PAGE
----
East of Constantinople, West of Shanghai

The (Japanese) Black Cat


Let’s get back to our usual topics – strange stories and the East and adventure and flashing swords.
I’ve been spending a lot of time, this weekend, doing some background research for my current “mainstream” project – basically listening to music and watching documentaries about Japan, to catch a sense of place, because my story will have a Japanese side.
As it usually happens, research is changing and stretching the original concepts, and writing will be a fine game of balancing the original plot and the new elements.
It’s going to be fun, hopefully.

But all this also caused me to think back at the strange connection there is between my generation, here in Italy, and Japan. We were the ones that were in their early teens when the big anime invasion began (with stuff like captain Harlock and Mazinger Z), but I always thought there’s something deeper.
Samurai movies, and old documentaries.
For instance – I was in primary school when I caught on the telly Kaneto Shindo’s Kuroneko – the movie had been presented a few years before at the Cannes Movie Festival before it was cancelled because of the 1968 riots, and was being used to test the video walls in Turin during the Technology Fair.


Basically, if you lived in Turin in the early 1970s, during the Fair you caught extra movies in the morning, movies that were broadcast locally.

What’s Kuroneko about?
It starts with a double rape and an arson, and develops into a tight little horror number – and right now, at the tender age of 51, I wonder how is it possible that my mother allowed me to watch it when I was 6 or 7.
But she did.

In ancient Japan, a bunch of wondering samurai rape and kill a woman and her daughter in law, and then their house catches fire and they die. They are offered a deal in the afterlife – they come back as vengeful ghosts, a pair of cat-women that lure samurai to their house and kill them.
Meanwhile, their son/husband gets promoted to the samurai rank and charged with dealing with the ghosts that are killing the other warriors.


The movie is in black and white, and it features striking visuals and costumes. It is supposedly based, in part, on Akutagawa’s In The Grove, but I can’t confirm this.
Granted, for a kid my age, at the time, it was a samurai movie with monsters – in a few years I’d be getting a steady diet of kaiju movies in the parish cinema – and the torrid subtext of sexuality was completely over my head.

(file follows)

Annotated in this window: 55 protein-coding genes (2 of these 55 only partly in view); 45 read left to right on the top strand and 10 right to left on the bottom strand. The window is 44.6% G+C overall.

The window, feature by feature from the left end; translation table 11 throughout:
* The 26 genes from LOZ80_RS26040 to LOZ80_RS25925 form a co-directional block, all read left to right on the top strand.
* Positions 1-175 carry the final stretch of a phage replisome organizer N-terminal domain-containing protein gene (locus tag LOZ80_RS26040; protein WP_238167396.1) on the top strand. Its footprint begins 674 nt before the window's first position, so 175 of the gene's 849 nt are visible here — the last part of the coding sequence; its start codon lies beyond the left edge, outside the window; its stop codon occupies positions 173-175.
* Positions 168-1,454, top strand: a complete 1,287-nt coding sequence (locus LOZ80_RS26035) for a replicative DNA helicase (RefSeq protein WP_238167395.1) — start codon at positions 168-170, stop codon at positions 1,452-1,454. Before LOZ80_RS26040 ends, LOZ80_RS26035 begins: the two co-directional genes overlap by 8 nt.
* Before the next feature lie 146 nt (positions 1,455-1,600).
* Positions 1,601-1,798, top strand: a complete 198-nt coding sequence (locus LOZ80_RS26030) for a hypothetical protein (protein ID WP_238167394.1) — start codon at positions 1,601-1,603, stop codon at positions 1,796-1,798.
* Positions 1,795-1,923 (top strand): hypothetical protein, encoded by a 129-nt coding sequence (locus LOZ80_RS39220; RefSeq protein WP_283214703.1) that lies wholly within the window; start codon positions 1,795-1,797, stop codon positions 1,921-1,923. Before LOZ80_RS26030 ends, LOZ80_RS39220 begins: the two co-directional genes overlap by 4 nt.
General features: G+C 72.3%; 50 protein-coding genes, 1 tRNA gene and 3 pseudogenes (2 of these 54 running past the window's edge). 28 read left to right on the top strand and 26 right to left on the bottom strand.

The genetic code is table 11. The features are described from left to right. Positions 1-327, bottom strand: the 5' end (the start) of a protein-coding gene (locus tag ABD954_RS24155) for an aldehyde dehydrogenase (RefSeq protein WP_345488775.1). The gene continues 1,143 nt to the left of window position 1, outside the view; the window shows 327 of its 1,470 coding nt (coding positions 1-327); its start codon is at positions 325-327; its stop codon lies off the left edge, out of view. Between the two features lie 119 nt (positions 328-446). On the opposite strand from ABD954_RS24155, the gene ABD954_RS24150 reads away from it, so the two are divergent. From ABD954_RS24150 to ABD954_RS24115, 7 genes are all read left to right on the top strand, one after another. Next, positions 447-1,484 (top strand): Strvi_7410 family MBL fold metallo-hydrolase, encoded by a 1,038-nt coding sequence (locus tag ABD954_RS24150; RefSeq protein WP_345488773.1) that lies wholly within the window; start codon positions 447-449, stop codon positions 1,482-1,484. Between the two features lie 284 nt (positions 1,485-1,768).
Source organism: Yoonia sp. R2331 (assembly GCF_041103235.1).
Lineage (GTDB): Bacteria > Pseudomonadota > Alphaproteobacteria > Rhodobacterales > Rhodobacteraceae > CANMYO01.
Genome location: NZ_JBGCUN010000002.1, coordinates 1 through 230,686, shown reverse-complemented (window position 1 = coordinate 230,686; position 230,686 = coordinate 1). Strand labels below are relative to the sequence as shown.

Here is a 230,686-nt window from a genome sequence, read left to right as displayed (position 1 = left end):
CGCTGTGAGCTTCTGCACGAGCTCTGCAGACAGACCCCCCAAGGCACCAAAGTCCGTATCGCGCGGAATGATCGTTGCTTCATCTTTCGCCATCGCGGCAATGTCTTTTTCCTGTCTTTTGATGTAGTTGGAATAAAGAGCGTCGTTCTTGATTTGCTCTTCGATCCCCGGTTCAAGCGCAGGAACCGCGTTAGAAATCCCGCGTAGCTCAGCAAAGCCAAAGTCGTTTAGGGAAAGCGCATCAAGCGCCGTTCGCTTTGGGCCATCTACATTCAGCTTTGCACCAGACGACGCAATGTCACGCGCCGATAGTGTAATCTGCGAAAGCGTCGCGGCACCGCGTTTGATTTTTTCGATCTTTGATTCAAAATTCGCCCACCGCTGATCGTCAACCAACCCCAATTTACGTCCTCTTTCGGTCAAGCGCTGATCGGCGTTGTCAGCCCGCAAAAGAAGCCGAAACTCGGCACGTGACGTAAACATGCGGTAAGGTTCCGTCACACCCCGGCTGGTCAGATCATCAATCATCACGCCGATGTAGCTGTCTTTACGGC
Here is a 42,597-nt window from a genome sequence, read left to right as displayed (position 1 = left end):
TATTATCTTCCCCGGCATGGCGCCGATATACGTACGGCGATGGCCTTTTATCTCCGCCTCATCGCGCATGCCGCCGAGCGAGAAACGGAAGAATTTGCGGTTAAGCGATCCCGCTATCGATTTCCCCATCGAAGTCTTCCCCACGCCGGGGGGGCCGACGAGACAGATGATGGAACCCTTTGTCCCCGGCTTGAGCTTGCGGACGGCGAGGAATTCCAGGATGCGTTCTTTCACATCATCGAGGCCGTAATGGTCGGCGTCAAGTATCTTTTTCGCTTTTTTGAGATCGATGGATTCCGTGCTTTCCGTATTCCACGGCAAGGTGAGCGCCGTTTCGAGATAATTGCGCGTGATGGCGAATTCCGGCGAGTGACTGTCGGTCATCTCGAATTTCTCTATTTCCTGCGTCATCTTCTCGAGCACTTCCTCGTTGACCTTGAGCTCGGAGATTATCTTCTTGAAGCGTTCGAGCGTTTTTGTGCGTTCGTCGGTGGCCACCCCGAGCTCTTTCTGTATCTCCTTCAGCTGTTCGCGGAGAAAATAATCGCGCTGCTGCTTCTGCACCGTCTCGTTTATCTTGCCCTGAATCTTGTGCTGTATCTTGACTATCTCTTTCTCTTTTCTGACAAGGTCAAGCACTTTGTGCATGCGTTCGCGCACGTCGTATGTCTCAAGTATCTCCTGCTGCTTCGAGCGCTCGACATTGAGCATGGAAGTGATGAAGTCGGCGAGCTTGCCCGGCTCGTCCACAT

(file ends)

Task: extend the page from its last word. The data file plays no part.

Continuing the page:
But still the film hinted at a strange, fantastic world, and a place far away that was not like the one in which I was at all. And while the Japanese were basically the bad guys in a lot of Pacific War movies that were readily available, I was already starting, at seven or eight, to develop a veneration for Toshiro Mifune, that I had seen in Hell in the Pacific, another 1968 movie.


It is interesting, I think, how such seeds are planted in our minds. And it is probably a sign of my old age that I find myself wondering about what made me what I am, influences and strange connections.
Did I really become a Japanophile well before Gundam because of Kuroneko?
I can’t exclude it.
Just as I can’t exclude the possibility that I ended up studying fossils because of old documentaries or, maybe, because of old movies I caught as a kid.


Kuroneko has no great SFX – you get strange women gliding through the bamboo grove, and some decent werecat transformation – and it is certainly not in the same league of modern Japanese horror. But it still packs quite a few chills and thrills, and is quite fit for the season. The drama of course arises from the fact that the (not overly heroic) male protagonist must kill his mother and his wife… and they are dead already.


Kuroneko is a small evil chiller, and it’s highly recommended. I wasn’t able to find an online version, but it should be readily available in DVD. There is also a Criterion edition that seems to be the recommended one, but it’s pretty costly.

It all came to my mind last night, and it’s one of the movies that made me. Weird.
It’s highly recommended nonetheless.

Author: Davide Mana

Paleontologist. By day, researcher, teacher and ecological statistics guru. By night, pulp fantasy author-publisher, translator and blogger. In the spare time, Orientalist Anonymous, guerilla cook.

4 thoughts on “The (Japanese) Black Cat

  1. I’ve seen parts of this, but could never identify the movie before. Thanks for posting!


  2. re: Old Black & white movies and SFX. I had seen a discussion years ago on TV about some simple but pretty effective little ‘tricks’ as they used to use that you actually can’t get away with when making movies in color. A lot involved using lighting and shadows in a way that just doesn’t work as well in color and using certain make-up in conjunction with colored lens filters on the cameras when doing some poor souls “transformation” into a beast. When you lack budget and Hi-Tech it’s amazing what you can do with a bit of ingenuity and some simple tools.

    As for Kuraneko, I think I’ll try to find a copy somewhere.

    Liked by 1 person

    • Yes, old movies were great also because they were able to do the impossible with very limited resources. And especially in horror movies, hinting and suggesting is way better than showing.


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